King County launched the Jobs and Housing Program using federal COIVD-19 recovery dollars in 2021 to connect people experiencing homelessness to jobs, case managers, and housing support. Participants spend about a year as a King County employee, developing the experience and skills to then secure permanent employment.
Parks was the first division to implement this program and has benefitted from participants working on such projects as the Parks Beautification and the Noxious Weed Removal programs.
Because it’s always the people who make the program, we wanted to check in with a couple of the team members who know the program the best!
Greg, currently enrolled
Greg works with the crew in the Grand Ridge District out in Issaquah.
He says that “each day is a little different.” He does a lot of trail brushing and pulling invasive species such as blackberries and holly, which benefit overall forest health. He also trains with King County foresters, checking on saplings that have recently been planted and learning how to evaluate a site for planting more trees.
“I’m learning about different species of trees, and that’s been really interesting,” he said, but mostly, he puts his back into his work. “I would say it’s 75% physical labor, using power tools, in different natural areas.”
Greg finds working outside incredibly rewarding.
“I love working outside,” he said. “I really enjoy the crew I’m on. Working in eastern King County, in areas like North Bend, is a lot more interesting to me than if I were working in a park in the city. There’s a lot of wilderness here.”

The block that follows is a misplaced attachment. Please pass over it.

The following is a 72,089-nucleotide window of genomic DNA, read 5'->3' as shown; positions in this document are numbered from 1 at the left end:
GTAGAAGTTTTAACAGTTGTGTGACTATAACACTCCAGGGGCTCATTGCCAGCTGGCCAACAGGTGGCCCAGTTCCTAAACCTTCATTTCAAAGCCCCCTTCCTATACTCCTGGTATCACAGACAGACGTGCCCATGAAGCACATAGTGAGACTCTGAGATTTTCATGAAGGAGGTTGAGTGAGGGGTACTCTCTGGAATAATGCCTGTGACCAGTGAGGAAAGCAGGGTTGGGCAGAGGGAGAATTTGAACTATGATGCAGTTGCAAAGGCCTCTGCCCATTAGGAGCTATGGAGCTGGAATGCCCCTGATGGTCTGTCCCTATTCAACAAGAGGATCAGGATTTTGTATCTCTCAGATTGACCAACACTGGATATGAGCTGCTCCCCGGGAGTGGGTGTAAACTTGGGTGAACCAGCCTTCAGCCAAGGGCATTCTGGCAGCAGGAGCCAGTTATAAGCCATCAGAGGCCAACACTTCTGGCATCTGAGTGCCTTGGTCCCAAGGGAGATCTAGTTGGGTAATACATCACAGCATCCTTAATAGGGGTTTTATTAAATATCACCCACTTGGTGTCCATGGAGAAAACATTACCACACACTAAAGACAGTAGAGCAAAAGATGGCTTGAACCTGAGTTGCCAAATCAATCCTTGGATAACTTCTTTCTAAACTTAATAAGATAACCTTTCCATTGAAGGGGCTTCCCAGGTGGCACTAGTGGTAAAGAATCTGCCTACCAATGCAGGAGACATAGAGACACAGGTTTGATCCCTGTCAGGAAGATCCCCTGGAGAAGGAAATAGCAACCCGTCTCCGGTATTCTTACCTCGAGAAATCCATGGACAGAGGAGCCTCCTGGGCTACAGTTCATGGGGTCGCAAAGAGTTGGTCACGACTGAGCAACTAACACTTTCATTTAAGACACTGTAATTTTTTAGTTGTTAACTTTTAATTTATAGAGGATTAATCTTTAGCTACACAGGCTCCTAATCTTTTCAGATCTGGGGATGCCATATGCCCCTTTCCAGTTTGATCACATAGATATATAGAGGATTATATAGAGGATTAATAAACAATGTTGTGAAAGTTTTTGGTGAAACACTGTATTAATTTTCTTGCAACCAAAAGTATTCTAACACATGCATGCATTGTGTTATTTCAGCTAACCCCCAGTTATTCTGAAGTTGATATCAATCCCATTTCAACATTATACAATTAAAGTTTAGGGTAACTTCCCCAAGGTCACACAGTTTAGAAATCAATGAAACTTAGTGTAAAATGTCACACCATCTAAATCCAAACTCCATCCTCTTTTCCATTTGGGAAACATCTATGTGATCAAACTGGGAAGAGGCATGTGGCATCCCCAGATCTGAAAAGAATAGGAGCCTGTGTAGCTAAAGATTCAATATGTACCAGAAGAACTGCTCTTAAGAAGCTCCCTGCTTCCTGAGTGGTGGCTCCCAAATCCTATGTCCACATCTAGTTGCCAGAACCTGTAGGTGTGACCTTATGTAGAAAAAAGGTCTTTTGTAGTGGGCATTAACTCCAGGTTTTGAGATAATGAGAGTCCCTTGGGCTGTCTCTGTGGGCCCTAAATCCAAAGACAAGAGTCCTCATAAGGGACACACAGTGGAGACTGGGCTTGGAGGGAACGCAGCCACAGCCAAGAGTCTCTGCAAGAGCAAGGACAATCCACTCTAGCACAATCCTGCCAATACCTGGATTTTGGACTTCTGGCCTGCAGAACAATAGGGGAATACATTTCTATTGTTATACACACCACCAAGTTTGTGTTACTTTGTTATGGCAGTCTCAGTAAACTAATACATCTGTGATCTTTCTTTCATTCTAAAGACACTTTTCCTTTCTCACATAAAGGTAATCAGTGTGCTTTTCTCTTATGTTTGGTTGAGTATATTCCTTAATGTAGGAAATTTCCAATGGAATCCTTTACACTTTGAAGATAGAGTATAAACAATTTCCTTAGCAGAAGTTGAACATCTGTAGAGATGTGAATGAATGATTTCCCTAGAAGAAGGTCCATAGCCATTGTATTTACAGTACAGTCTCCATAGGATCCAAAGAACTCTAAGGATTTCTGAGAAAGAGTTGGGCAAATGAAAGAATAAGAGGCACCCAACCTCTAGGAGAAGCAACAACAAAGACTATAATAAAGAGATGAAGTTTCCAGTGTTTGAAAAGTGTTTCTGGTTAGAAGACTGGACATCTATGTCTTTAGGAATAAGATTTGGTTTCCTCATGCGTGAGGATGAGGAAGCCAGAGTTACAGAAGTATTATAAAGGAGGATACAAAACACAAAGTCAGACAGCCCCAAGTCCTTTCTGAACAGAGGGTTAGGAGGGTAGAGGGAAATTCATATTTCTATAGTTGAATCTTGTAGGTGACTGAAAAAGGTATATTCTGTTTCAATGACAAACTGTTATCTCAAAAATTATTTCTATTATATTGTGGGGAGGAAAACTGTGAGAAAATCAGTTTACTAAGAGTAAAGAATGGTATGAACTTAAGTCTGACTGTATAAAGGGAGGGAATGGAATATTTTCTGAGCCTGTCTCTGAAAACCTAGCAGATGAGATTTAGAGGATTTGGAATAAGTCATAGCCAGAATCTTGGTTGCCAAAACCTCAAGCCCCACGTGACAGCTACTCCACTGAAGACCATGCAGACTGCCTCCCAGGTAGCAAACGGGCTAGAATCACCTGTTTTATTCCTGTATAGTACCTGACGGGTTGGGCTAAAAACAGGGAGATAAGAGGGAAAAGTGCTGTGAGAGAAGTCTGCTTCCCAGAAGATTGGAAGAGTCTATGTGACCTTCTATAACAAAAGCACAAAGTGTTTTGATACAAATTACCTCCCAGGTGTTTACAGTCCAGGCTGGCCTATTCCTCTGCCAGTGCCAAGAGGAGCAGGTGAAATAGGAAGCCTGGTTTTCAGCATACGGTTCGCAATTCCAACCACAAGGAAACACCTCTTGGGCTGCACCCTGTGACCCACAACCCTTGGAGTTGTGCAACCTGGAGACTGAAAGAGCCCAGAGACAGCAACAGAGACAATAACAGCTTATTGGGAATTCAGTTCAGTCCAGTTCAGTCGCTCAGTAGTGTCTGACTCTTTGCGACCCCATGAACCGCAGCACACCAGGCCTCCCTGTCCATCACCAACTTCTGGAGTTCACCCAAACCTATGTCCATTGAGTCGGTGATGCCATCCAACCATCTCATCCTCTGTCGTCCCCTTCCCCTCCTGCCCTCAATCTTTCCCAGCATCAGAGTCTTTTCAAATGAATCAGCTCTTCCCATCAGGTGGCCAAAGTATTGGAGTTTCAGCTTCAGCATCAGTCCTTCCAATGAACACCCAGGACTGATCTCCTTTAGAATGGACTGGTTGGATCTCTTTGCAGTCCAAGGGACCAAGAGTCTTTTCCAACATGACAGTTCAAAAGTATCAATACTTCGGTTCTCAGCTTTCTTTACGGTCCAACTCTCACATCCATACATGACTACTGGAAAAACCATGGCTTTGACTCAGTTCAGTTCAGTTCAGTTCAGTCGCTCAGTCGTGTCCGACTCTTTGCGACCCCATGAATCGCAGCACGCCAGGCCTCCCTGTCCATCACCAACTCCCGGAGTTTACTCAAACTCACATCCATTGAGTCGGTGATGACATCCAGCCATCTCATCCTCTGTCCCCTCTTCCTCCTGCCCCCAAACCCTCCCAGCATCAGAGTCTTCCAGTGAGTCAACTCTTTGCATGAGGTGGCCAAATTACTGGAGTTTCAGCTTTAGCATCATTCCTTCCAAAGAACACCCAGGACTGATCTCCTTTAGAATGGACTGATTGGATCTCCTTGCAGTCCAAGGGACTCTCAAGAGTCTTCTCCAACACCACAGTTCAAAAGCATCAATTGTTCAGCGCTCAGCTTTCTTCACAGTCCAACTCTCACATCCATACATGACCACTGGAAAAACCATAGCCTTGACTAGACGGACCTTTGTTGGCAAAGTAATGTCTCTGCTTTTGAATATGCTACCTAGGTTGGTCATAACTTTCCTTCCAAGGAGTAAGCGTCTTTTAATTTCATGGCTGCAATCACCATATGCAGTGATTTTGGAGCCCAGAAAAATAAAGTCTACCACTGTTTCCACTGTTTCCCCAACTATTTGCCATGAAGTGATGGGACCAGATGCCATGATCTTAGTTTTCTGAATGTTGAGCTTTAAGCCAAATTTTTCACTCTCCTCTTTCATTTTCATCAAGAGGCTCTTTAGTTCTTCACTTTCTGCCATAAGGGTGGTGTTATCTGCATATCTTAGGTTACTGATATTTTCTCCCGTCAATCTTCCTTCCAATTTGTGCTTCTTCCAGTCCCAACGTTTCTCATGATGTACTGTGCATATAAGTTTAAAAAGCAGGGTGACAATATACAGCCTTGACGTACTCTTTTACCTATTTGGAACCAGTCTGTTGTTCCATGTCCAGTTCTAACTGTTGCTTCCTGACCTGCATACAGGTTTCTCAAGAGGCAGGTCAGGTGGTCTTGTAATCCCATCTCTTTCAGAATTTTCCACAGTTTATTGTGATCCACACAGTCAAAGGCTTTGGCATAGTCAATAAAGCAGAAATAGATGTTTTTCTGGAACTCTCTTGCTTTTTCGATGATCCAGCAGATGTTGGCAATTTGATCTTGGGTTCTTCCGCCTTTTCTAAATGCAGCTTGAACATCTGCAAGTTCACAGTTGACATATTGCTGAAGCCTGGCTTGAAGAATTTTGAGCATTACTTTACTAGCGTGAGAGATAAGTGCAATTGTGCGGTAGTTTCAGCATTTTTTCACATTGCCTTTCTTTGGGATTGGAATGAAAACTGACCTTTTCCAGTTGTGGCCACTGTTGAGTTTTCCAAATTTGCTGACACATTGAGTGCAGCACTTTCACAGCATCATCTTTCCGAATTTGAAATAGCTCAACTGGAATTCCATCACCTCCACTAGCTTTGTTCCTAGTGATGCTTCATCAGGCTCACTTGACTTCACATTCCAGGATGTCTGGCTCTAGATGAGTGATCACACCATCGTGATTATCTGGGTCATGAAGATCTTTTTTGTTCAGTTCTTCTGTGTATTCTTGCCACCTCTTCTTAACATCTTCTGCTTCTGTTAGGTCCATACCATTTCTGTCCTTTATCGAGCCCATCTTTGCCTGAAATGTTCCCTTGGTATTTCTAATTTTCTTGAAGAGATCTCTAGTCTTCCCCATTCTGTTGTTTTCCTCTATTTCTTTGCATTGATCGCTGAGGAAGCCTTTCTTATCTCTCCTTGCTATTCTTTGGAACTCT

As part of the program, Greg receives weekly job counseling, but even so, he admits there’s some uncertainty for his future. “I was hoping to parlay this into something more permanent, but I’m not so sure what happens after this,” he said. “I do feel like I could fit into this job. It’d be great to stay on, but if not, I’ll move on.”
“I lived up in Alaska and did similar work before,” Greg said, adding that he would continue in this line of work, whether for King County or elsewhere.
Jarell, completed program
Jarell has lots of positive things to note about his time with the Jobs and Housing program. In fact, he says, “I wish I could have kept working for Parks. Work was fun. I got the chance to show I know how to operate all the power tools.”
There were some bumps along the road, of course. “I had a few run-ins with supervisors about transportation and being late,” he said. “It was hard for them to understand me.”
But overall, Jarell said he enjoyed working in beautiful places, naming Soaring Eagle Regional Park and Duthie Hill Mountain Bike Park as two particular favorites. “And I miss my co-workers,” he said. “Just a little bit!”
Jarell now works for Catholic Community Services as a shelter advocate. “This is actually something that I did want to do,” he said. “I like to help people. Get them what they need. Maybe because I’ve been in that same situation.”
He says the program led to several opportunities, because “I had the chance to prove myself with Parks.”
Jarell specifically credits his former supervisor, Rob Stait, with helping get his foot in the door at his current job. “Rob put in a good word for me. It worked. Now I’m standing here with both feet inside.”